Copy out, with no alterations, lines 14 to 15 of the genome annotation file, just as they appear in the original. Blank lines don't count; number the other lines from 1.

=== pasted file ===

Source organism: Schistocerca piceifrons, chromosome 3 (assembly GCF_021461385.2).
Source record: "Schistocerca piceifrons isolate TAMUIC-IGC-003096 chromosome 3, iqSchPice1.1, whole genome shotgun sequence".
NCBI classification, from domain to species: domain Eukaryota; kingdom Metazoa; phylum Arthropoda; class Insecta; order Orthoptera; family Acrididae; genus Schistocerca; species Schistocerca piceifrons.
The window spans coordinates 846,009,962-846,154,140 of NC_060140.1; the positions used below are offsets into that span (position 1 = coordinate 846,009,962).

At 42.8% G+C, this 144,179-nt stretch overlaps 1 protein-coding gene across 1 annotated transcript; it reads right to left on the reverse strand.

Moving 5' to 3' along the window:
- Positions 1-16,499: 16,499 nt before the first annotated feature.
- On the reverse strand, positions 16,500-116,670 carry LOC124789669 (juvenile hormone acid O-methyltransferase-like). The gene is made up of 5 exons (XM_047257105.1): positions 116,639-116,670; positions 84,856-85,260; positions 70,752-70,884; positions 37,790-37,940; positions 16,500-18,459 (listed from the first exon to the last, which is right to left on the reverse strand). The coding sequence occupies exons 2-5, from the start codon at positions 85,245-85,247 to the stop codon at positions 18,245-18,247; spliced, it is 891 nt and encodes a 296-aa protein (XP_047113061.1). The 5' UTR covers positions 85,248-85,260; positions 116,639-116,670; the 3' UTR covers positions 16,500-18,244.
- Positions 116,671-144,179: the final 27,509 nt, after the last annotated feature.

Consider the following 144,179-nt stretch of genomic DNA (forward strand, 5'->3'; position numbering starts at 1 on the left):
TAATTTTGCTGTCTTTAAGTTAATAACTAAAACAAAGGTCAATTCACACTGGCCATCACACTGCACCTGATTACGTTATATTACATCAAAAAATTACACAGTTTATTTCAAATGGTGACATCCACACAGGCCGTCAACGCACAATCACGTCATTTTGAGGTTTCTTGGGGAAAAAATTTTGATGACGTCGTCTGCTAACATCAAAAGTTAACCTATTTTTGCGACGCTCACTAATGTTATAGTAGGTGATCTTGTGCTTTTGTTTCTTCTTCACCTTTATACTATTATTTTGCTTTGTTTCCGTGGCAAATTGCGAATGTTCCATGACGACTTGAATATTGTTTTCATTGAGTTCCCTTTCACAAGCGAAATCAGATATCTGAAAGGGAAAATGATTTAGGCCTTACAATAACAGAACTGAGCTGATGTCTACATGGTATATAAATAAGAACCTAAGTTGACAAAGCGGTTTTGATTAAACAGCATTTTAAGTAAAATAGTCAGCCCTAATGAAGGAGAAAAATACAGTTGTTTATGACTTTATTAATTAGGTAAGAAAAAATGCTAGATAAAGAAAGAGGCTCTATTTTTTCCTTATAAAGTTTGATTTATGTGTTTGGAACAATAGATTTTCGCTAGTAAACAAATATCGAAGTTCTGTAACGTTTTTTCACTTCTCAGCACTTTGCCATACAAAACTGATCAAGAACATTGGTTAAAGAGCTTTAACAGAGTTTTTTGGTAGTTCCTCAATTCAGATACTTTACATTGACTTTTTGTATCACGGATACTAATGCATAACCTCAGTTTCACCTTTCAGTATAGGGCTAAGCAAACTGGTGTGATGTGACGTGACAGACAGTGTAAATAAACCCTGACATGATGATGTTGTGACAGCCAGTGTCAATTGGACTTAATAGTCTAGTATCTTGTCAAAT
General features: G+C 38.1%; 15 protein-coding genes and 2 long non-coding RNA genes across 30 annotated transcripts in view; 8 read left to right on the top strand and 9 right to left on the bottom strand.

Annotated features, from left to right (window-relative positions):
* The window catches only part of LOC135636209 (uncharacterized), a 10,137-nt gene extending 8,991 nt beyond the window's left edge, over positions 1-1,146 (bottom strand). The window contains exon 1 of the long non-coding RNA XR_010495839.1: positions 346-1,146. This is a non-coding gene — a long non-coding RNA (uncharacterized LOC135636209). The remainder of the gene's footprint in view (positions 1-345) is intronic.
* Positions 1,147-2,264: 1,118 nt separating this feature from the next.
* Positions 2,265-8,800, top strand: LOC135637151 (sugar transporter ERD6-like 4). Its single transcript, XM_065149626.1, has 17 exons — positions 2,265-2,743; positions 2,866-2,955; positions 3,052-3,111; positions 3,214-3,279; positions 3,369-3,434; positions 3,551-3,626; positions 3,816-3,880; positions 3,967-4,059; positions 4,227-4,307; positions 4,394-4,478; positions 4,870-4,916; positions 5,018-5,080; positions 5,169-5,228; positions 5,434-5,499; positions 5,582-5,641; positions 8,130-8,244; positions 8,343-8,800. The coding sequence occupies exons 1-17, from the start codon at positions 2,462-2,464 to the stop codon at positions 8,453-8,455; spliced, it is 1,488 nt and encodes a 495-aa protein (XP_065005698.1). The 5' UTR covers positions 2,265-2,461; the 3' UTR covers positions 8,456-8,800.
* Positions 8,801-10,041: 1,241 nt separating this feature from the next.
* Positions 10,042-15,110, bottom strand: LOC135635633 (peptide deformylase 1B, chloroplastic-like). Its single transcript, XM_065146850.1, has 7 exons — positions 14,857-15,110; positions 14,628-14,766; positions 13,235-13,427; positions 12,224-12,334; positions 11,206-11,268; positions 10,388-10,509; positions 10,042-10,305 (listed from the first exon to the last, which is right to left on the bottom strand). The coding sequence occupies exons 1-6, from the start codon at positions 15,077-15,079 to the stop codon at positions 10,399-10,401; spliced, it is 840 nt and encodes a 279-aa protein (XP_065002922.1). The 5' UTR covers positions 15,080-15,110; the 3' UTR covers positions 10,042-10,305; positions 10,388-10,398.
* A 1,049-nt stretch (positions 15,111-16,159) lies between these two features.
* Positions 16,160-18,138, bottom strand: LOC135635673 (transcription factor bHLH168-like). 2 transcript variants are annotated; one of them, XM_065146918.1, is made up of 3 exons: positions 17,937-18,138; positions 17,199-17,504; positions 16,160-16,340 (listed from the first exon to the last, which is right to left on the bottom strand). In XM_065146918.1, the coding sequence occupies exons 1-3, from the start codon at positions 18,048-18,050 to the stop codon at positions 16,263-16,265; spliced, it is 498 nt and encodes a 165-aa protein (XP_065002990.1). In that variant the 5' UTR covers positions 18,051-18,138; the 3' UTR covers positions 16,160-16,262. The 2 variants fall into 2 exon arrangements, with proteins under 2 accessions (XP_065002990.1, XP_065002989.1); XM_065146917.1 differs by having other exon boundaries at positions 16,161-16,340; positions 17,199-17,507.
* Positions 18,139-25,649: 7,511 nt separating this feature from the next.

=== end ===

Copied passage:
* The window catches only part of LOC135636209 (uncharacterized), a 10,137-nt gene extending 8,991 nt beyond the window's left edge, over positions 1-1,146 (bottom strand). The window contains exon 1 of the long non-coding RNA XR_010495839.1: positions 346-1,146. This is a non-coding gene — a long non-coding RNA (uncharacterized LOC135636209). The remainder of the gene's footprint in view (positions 1-345) is intronic.
* Positions 1,147-2,264: 1,118 nt separating this feature from the next.